Key Takeaways

  • Donald Trump is considering pardoning Ross Ulbricht, the founder of the dark web marketplace Silk Road.
  • Ulbricht is the central figure of a well-documented criminal case surrounding the Silk Road website. He’s currently serving a lengthy double-life and 40-year sentence.
  • Campaigners from the cryptocurrency community and beyond have supported the campaign to free Ulbricht since his incarceration.

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U.S. President Trump is considering pardoning Ross Ulbricht, the founder of the darknet marketplace Silk Road.

Trump to End #FreeRoss Campaign

The Daily Beast reported the news last night. The story cites three sources who say that the White House counsel’s office has been reviewing documents linked to Ulbricht’s case.

It details how Trump has “privately expressed some sympathy for Ulbricht’s situation” and may grant him clemency before he departs the White House next month. 

The Ulbricht case has drawn attention since Silk Road was shut down by the FBI in October 2013.

Ulbricht was handed double life sentences plus an added 40 years for creating the site, a far bigger sentence than any of the most prolific drug traders. The Ulbricht family went on to set up the #FreeRoss campaign to bring attention to the story. A petition to reduce his sentence has received more than 365,000 signatures. 

With Trump soon to end his tenure in the White House, several individuals in his periphery have suggested that Ulbricht deserves to be pardoned.

Charlie Kirk, the founder of TPUSA and chair at Students for Trump, wrote in support of Ulbricht earlier on this month, describing him as “a victim of [USA’s] aggressive DOJ” who was “targeted by [the] government and made an example of.” Republic Strategist Andrew Surabian took to Twitter to share similar sentiments only yesterday.

“Ross got screwed by the feds with an insanely harsh sentence,” he said. “Few people deserve clemency more.”

He also tagged Trump in the post. 

Alice Johnson, a criminal reform advocate who Trump pardoned in 2018, has also voiced support, according to The Daily Beast article. 

Possible Conclusion to Silk Road Story 

If granted, the clemency would be something of a surprise conclusion to the Silk Road story.

Ulbricht was 26 years old when he made the website in 2011. He received a double-life and 40-year sentence without parole in 2013 and currently faces death in prison.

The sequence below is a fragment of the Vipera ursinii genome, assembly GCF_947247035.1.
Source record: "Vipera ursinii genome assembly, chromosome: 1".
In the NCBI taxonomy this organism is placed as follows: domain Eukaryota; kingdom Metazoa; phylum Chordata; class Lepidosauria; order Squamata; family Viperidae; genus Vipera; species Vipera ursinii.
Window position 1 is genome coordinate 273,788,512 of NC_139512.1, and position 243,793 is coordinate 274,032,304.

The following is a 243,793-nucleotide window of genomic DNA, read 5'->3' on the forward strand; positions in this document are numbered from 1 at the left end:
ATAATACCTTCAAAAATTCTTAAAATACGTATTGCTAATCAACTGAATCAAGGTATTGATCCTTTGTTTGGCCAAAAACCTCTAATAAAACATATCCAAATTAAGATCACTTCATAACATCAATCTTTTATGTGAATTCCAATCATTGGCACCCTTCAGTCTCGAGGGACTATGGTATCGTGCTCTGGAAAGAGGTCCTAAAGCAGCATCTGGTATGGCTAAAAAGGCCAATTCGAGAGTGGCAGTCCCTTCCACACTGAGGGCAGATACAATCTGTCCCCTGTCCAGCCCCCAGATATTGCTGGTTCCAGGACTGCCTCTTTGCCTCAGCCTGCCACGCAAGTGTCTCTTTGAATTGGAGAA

Silk Road operated as an open marketplace accessible via the Tor network, a privacy-preserving open source software for accessing the dark web.

The website was primarily used to sell illegal drugs, though it was also possible to buy firearms and other illegal contraband. Payments were made in Bitcoin, and when the site was closed down, the case helped bring an early wave of mainstream attention to the digital currency. 

Gemini join the crypto exchange

Ulbricht operated under the guise “Dread Pirate Roberts” and became embroiled in Silk Road’s criminal activity. At one point, the trial alleged, he tried to hire hitmen to carry out five assassinations to keep his identity under wraps.

Ulbricht’s story was the subject of many documentaries, including “Deep Web.” Another full-length biopic is slated for release in 2021. 

Since his incarceration, many supporters have advocated for Ulbricht’s release from prison. They include a number of libertarians and cryptocurrency enthusiasts who resonate with Silk Road’s ideals and its use of Bitcoin. 

Notably, the case led to the confiscation of hundreds of thousands of Bitcoin, including 144,432 found on Ulbricht’s computer, which later went to auction. The U.S. government still holds over $1 billion worth.

The Free Ross movement alleges that the case was corrupt, pointing to “evidence tampering” and relatively lenient sentences site vendors received. Pivotal to the defense case argued that Ulbricht created the website as a free-market enthusiast, but he wasn’t directly involved in selling narcotics. 

Ulbricht has been in prison for 2,633 days so far. 

Trump handing him clemency would be significant given the size of the proposed sentence and attention the case received. His term ends on Jan. 20. 

Disclaimer: The author of this feature is a signee of the Free Ross campaign. 

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